This story starts where two of my friends and I were sharing our stories when we all explained basic design methodologies to our friends, family and most shocking to our *clients*. Even though we were all working at different companies, problems we were having were the same. There was a huge lack of design know-how. All these jargons, workshops, methodologies, *designers* seemed a bit loch-ness to the unaccustomed audience. That's where we've all formed a meetup and meet people who had a *design-o-phobia*.
Sinan, mocked up a logo to upload to the Facebook event page and we blabbed some random event description. Our intent just did another coffee talk we've done before with the people we don't know. Even a couple of pints after that. For the location, we've asked our neighbouring communal workshop area. After all, they had a coffee-machine that we can abuse. We had around ten people were coming to attend our meeting on FB. On the meetup day, we caught when were quite least expected. People were showing up one and one after. In the end, our humble design baptism intent turned into a large event and people were willing to listen to us. We were quite unprepared. We've had to let everyone sitdown and welcomed everyone and turned our humble event into a panel on the spot. Instead performing 'an improvised acting' on the stage, we decided to empathize why there were so many attendees for such a random FB event. So we've offered the microphone to people and asked what they were theirs intends to attend.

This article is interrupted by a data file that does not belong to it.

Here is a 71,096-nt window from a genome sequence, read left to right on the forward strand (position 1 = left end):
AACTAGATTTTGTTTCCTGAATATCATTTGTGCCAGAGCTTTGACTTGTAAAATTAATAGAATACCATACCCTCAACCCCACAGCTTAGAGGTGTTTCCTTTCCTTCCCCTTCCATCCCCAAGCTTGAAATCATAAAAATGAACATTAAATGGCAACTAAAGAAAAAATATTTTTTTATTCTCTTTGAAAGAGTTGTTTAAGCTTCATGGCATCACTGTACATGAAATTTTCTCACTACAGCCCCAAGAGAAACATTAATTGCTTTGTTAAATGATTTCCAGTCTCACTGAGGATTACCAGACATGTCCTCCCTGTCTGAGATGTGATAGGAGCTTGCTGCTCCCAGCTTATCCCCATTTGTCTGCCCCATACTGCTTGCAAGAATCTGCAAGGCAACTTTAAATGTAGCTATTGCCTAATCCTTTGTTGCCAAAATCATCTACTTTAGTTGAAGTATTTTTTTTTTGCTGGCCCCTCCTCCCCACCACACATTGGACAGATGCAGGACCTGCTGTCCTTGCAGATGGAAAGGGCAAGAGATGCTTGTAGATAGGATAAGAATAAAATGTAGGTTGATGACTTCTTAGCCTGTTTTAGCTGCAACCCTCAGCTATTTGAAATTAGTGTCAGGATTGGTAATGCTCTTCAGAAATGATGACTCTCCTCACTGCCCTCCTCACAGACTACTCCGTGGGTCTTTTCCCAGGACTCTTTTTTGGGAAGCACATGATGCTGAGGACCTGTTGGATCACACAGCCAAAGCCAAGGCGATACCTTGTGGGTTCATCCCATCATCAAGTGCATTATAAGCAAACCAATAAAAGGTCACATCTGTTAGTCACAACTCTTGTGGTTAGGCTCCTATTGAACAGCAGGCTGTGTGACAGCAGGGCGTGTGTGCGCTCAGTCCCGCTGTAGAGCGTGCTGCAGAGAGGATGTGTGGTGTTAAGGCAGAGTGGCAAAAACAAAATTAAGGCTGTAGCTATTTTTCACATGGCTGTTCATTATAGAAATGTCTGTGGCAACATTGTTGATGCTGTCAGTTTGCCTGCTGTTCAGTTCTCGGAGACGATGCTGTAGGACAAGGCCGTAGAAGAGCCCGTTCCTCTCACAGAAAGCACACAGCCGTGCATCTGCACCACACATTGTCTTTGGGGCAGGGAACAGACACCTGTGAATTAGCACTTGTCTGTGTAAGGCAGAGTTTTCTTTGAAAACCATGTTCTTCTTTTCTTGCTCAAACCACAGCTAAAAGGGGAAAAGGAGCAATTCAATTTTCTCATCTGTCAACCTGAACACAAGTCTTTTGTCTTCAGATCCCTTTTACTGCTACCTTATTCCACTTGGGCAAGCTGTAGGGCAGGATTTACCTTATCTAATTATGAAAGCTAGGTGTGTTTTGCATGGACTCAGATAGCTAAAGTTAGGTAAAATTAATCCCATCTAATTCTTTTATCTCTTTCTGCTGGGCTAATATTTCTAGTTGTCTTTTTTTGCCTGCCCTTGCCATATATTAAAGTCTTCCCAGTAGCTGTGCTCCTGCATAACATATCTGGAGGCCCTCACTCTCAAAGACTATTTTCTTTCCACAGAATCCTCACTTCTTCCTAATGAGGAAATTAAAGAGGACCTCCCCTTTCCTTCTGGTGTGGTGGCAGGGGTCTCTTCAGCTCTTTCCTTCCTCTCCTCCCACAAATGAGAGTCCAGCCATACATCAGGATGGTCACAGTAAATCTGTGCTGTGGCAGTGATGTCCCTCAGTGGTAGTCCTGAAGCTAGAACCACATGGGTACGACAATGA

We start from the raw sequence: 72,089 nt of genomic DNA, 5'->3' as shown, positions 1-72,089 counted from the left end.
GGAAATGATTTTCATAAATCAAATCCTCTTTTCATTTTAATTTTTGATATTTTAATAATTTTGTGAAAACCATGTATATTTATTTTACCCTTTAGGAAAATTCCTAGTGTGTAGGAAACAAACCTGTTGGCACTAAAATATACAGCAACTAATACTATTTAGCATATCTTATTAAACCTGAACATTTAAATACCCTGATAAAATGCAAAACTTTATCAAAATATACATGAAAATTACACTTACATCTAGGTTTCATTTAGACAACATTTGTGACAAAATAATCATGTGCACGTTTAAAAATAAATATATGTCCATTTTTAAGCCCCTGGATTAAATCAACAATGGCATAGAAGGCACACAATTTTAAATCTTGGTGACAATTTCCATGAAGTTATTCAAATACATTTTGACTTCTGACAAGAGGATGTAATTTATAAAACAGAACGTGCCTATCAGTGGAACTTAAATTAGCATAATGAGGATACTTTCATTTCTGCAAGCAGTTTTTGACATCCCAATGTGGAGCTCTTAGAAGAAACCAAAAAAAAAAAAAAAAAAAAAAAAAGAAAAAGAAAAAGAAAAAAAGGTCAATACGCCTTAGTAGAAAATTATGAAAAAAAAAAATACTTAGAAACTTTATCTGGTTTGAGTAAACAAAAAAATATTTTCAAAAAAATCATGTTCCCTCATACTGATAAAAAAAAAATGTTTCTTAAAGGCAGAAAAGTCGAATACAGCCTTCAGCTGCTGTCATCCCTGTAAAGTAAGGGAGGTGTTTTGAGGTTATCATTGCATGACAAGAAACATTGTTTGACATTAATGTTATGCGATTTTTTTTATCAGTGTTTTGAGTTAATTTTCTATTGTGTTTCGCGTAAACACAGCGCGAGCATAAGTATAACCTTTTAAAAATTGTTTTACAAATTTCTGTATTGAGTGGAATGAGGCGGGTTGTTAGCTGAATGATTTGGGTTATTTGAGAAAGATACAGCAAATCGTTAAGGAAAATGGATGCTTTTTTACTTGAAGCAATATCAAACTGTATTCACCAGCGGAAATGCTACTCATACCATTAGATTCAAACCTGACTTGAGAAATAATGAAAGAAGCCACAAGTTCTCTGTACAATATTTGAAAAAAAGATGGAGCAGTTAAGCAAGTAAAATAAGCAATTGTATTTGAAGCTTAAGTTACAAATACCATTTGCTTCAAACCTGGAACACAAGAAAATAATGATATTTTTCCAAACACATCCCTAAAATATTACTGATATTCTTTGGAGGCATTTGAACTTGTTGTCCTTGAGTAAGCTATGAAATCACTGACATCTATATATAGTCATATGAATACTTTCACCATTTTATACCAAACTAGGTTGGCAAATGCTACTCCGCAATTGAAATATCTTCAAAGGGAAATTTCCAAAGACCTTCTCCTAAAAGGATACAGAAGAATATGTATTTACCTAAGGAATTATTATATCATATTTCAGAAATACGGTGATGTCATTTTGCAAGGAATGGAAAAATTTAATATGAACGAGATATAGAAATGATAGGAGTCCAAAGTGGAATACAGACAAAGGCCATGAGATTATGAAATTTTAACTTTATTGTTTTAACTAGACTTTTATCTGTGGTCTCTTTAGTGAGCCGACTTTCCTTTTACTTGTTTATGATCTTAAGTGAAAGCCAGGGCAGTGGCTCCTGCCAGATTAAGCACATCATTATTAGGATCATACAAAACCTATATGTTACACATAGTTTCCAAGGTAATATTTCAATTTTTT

We were quite shocked by the demand to the meetup. The reception after the meetup was positive. Majority of the attendees were expecting us to make a follow up (even though we weren't prepared at all). So we've sat down and analysed the problems of our attendees approach to their needs. At this point, we've decided to teach our knowledge by doing workshops for fictional business scenarios. We were aiming to teach people how to apply design thinking methodologies to their daily life, businesses and researches. This time, we've prepared beforehand and created fictional problems and came up with actual workshop materials. Again, the reception was amazing.
We could see people were learning and adapting their learnt methodologies to their businesses/daily life. There was one thing lacking tho. As weren't seeking any profit for these events we started to lose meaning for the meetups at some point. A few requests from actual clients were popping up and asking for paid consultancy services -which was the exact opposite of our intends. We've set our mission to be fun and not to be focused on profit from the very start. At this point to take our cause a step further we've decided to move our fictional scenarios to Istanbul's urban problems -which are many. And we were just following openIDEO's organization model for the time being when we were organizing ours. As we were going to take a step into a reality, it was time to get in touch with openIDEO. After a few email conversations, we've officially rebranded ourselves as openIDEO's Istanbul Chapter.
As we've reshaped DTT into openIDEO, we decided to focus on the actual problem instead of the fictional ones. That meant we also had to take a problem from a blank paper and come up with a solution at the end. Of course, it was impossible to do in one session. Especially during people's free time. So we've divided our session journeys into pieces where we've collectively defined a problem, analysed it, come up with solutions and prototyped it. As for now openIDEO is still active in Istanbul and working with Istanbul municipality at the moment.